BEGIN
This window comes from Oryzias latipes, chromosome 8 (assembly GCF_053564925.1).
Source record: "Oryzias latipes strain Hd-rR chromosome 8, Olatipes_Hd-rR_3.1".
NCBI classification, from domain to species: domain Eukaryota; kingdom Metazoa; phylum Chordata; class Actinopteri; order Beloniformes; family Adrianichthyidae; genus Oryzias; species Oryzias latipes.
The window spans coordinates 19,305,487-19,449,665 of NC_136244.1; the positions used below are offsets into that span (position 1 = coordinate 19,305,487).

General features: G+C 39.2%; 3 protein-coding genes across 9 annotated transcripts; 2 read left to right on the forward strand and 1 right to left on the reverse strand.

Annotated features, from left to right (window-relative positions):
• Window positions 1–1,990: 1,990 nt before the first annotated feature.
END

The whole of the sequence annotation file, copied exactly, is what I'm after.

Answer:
This window comes from Oryzias latipes, chromosome 8 (assembly GCF_053564925.1).
Source record: "Oryzias latipes strain Hd-rR chromosome 8, Olatipes_Hd-rR_3.1".
NCBI classification, from domain to species: domain Eukaryota; kingdom Metazoa; phylum Chordata; class Actinopteri; order Beloniformes; family Adrianichthyidae; genus Oryzias; species Oryzias latipes.
The window spans coordinates 19,305,487-19,449,665 of NC_136244.1; the positions used below are offsets into that span (position 1 = coordinate 19,305,487).

General features: G+C 39.2%; 3 protein-coding genes across 9 annotated transcripts; 2 read left to right on the forward strand and 1 right to left on the reverse strand.

Annotated features, from left to right (window-relative positions):
• Window positions 1–1,990: 1,990 nt before the first annotated feature.